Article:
If you’re sitting on the sidelines, start by tuning up your KiwiSaver settings. Invest as much as you can through your contributions, into a fund that you choose because it suits you best, and make sure it’s at the correct tax rate.

Then, when your KiwiSaver’s fine-tuned, look to invest beyond that by learning about what type of investor you are, what a typical investment mix might be for you, and what you can expect in terms of results. Sorted’s investor kickstarter can help.

The main hurdle to investing for women is just taking the leap over that first one: joining the race. It’s high time we dialled up our inner financial feminists.


Comments (6)

Gravatar for

11:13pm | 15 Oct 2019

Surprising article that grabs ones attention. At 66 and retired, I wish I had been financially inspired earlier in my life.

My learnings: A man is not a financial plan.
And worse, a man can give you the worst kind of STD... sexually transmitted debt.

It’s pathetic to say you need a an advisor, or that it’s scary... it’s being responsible for yourself. My financial literacy was advanced when managing a business for others, but it took a lifetime to understand I needed to control my own superannuation plans and even though this occurred late in my career, it’s made a difference to my retirement.

I realised I could double my contributions. I made the most of a late start. It’s never too late.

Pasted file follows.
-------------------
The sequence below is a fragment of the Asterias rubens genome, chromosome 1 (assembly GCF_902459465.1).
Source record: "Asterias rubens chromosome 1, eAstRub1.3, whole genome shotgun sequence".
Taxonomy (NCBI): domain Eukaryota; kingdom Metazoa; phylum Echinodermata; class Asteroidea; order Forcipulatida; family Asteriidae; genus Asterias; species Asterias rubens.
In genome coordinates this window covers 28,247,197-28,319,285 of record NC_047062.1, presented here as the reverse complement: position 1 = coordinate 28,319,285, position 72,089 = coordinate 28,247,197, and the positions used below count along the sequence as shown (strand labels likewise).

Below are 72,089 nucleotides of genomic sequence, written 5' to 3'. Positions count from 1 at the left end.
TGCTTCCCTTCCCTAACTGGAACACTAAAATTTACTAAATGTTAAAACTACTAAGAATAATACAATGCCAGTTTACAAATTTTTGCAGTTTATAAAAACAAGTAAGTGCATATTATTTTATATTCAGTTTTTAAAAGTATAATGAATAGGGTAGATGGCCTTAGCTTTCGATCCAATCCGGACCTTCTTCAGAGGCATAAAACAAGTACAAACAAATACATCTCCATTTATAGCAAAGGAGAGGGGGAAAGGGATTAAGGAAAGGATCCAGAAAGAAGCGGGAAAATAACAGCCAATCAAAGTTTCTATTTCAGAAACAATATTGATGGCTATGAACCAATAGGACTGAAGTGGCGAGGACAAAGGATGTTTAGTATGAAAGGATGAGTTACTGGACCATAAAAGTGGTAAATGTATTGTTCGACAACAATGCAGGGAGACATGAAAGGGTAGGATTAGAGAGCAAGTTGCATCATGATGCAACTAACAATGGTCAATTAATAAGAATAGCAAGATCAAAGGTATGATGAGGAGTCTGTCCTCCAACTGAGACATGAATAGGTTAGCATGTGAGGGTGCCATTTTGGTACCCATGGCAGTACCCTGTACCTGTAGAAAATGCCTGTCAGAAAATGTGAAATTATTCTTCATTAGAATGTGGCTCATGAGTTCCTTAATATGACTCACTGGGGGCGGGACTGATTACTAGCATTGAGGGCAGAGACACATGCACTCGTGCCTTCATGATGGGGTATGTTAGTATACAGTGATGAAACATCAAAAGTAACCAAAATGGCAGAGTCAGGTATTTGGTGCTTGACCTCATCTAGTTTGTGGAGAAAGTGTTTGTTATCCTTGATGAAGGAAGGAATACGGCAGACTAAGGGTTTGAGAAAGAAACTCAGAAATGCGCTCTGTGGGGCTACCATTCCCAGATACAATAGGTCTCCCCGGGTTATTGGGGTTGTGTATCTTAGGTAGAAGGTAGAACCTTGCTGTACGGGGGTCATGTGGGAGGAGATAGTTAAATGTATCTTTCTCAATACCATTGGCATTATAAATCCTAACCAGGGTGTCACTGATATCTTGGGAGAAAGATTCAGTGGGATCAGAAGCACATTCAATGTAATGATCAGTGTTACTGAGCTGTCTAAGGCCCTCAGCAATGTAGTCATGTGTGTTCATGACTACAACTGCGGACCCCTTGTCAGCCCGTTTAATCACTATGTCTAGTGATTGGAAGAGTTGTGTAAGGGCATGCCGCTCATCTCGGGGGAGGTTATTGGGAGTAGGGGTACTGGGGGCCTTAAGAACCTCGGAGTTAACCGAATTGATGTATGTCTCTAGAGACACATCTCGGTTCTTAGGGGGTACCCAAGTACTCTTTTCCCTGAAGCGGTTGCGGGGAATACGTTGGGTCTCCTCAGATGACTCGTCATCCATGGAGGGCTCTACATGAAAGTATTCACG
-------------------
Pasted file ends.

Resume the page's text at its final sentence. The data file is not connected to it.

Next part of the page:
Gravatar for Liz_dip


11:15am | 25 Jul 2019

Bravo, seems brilliant idea to me

Gravatar for Catherine


3:16pm | 12 Jun 2018

This article doesn't cover much, unfortunately. To add to the comment about Sharesies, Craigs Investment Partners have an investment fund called MyStart and it is open to everyone but they do run Women's Wealth seminars on occasion as their aim is to educate and encourage women from all walks of life to invest in their futures. Have a look at

Gravatar for Deb


7:21am | 12 May 2018

I’m enjoying Sharesies as a low cost way to try shares. I’ve been in it for about a year adding a few hundred at a time. I’m making similar money to what I have in my savings account but it’s a lot more fun. I’m a 52 year old single parent and have over 100k in retirement savings (pre KiwiSaver) and have paid off the mortgage. This is pretty much where I planned to be working hard for years. I also started a small business on top of my day job and I’m loving the rewards from that. But I see from the stats that I’m a bit of an outlier. While more women than men are in KiwiSaver that’s because men are more likely to be self employed and until recently couldn’t join. That gap is. Ow closing. Women have a lot less retirement savings and the gender pay gap is just a small part of that. Employment gaps are the biggie. Childcare costs are high in the country. And flexible work is hard to find if you don’t go back to work straight after parental leave. So low income women, who need to save, find it hard to afford work after having children.

Gravatar for whetuuhine


9:58pm | 9 May 2018

Yes, I thought there would be more suggestions about investing beyond Kiwisaver. Follow-up article please?

Gravatar for anonymous


2:51pm | 9 May 2018

Nice article. For me the hardest part about going beyond Kiwisaver is where to go next. Finding someone you trust for good advice (I would love to get a financial advisor) and what advice to take is scary.